For me, the most chilling moment in the opening scene of "M" is when the little girl tells her name to the shadowy figure. The impact is heightened because the camera stays focused on the man's shadow instead of going to the lttle girl's face when she speaks. By now, we assume that the man casting the shadow is a child killer, so by seeing his shadow while hearing her innocent voice allows the opportunity for the evil and the good to cohabit the same space. Very effective! 

Share this post


Link to post
Share on other sites
Guest Weda

I'm not sure how to define film noir, but the mood, shadows and slow movement of the camera are, in my opinion, features of this genre. The presence of children was a surprising addition, one that I did not associate with film noir. But, delving into this is great fun and I'm anxious to learn more about it.

Share this post


Link to post
Share on other sites
Guest Stacy Sobotka

Saw this film at the Detroit Film Theatre at the Detroit Institute of Arts about a year ago as part of their DFT 101 series. And I'm glad I did. This film was soooooo creepy, and I understand why Peter Lorre ended up typecast in so many roles of the psychotic murder/mad man character.

 

Children seemed to be fascinated with the macabre and will risk getting into trouble exploring it, despite their superstitious parents. The first mother has the right to be scared, and the second prefers to take it easy, and her quote "as long as we can hear them, they'll be fine" shows she is trying to be optimistic despite news of the killer.

 

I agree with another post that our lives are often on autopilot; we do the same rituals every day.

 

If it were today, perhaps it would be a smartphone or IPhone that occupies the girl's attention, instead of her ball. (though I think she is way too young to carry a cell phone, but it's all up to the parents)

 

Her mother probably warned her not to talk to strangers, but in the heat of the moment, we often forget rules and the appearance of the stranger probably fascinated her.

 

It is ironic it all occurs in front of the wanted poster, as Lang toys with us on what's to come.

Share this post


Link to post
Share on other sites
Guest MissDavis442

"As long as we can hear 'em singing, at least we know they're still there."  After that line is given I spent the rest of the clip hoping that I would hear them singing. Such a beautifully ominous opening.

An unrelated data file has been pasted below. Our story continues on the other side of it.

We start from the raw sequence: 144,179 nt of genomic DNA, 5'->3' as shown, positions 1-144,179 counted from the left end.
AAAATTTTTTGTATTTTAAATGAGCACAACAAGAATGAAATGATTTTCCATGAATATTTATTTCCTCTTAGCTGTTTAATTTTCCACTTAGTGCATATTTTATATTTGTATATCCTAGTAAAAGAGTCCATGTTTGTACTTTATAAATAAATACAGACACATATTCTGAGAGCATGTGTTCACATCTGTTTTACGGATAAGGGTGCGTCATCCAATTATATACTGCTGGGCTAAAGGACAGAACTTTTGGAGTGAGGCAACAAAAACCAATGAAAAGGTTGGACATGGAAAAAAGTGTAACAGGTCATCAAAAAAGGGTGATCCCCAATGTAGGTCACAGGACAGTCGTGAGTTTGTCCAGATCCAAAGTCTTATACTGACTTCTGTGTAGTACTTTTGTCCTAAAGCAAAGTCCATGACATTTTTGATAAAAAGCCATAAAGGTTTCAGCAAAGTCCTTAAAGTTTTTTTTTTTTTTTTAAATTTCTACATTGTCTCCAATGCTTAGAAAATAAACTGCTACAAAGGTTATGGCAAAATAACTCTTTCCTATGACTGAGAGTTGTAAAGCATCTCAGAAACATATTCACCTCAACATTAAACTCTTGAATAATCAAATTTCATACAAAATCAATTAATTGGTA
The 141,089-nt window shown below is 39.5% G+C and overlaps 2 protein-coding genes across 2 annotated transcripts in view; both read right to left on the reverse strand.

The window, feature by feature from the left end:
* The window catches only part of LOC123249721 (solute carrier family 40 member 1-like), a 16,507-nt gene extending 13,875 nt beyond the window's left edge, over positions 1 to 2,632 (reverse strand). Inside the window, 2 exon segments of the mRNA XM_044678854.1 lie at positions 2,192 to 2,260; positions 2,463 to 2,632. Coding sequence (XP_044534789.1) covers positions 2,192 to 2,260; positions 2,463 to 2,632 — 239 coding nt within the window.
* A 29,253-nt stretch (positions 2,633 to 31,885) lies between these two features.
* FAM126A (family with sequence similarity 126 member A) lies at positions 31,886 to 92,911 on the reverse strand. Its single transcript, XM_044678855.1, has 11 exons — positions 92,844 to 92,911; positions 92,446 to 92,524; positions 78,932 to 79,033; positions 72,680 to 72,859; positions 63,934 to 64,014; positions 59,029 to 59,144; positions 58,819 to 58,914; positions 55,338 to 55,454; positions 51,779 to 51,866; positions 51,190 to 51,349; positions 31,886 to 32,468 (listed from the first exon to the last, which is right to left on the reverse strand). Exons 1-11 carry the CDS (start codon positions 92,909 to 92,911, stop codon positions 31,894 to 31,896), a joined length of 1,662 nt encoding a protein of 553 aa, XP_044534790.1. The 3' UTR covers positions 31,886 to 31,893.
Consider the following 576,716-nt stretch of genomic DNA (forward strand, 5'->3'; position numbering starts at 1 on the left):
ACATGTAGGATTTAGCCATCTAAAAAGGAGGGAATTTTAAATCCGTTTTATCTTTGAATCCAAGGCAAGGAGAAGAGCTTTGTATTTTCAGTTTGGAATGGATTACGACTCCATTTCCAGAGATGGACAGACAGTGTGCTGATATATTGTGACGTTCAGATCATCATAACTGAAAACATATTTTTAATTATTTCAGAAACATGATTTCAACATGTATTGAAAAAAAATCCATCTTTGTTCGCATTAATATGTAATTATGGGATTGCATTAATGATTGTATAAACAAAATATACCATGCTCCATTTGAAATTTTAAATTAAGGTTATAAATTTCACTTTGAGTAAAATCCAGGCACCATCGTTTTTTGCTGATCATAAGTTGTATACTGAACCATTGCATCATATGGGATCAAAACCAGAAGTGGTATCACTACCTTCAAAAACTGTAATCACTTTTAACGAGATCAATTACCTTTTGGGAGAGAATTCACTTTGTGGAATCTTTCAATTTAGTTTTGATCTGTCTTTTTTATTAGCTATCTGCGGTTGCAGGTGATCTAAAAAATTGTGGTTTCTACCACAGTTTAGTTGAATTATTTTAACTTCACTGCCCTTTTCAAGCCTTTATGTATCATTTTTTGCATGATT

Agreed!

Share this post


Link to post
Share on other sites
Guest Linni

I think the clip is mostly operating on the tension between the shadow world and world of the innocent that Kristal pointed out. The children, as markers of the innocent, are in constant danger because of their innate qualities-they do not expect that anything bad should happen to them. In this way, I think the use of children sets the ominous, tense mood characteristic of later noirs.

 

I also liked how Lang uses the prolonged focus on the washerwoman/mother as a way to build dramatic tension between these spheres. As she tenderly prepares a meal for her children, we as the viewers hang in suspense, waiting for some sort of terrible news to befall this innocent woman. The sounds used here add to the tension-each jars the viewer a bit, suggesting the impending disaster. As each sound proves innocent, the line between the two spheres in tension blurs, increasing the scene's dramatic potential.

Share this post


Link to post
Share on other sites
Guest Rita

The children are playing but singing a song about the black man who will cleave them.  The woman is annoyed and tells them to stop singing the song.  The second woman states we can hear them.  Yet as the first woman went into the building, the little girl's voice fades.  It gives the impression she might have been taken.  Then when the school is introduced and the child is helped by the police officer, the cutting between scenes lets you know she is the target.  There is no doubt when the shadow appears across the wanted poster.

Share this post


Link to post
Share on other sites

Create an account or sign in to comment

You need to be a member in order to leave a comment

Create an account

Sign up for a new account in our community. It's easy!

Register a new account

Sign in

Already have an account? Sign in here.

Sign In Now

© 2020 Turner Classic Movies Inc. A Time Warner Company. All Rights Reserved Terms of Use | Privacy Policy | Cookie Settings
×
×
  • Create New...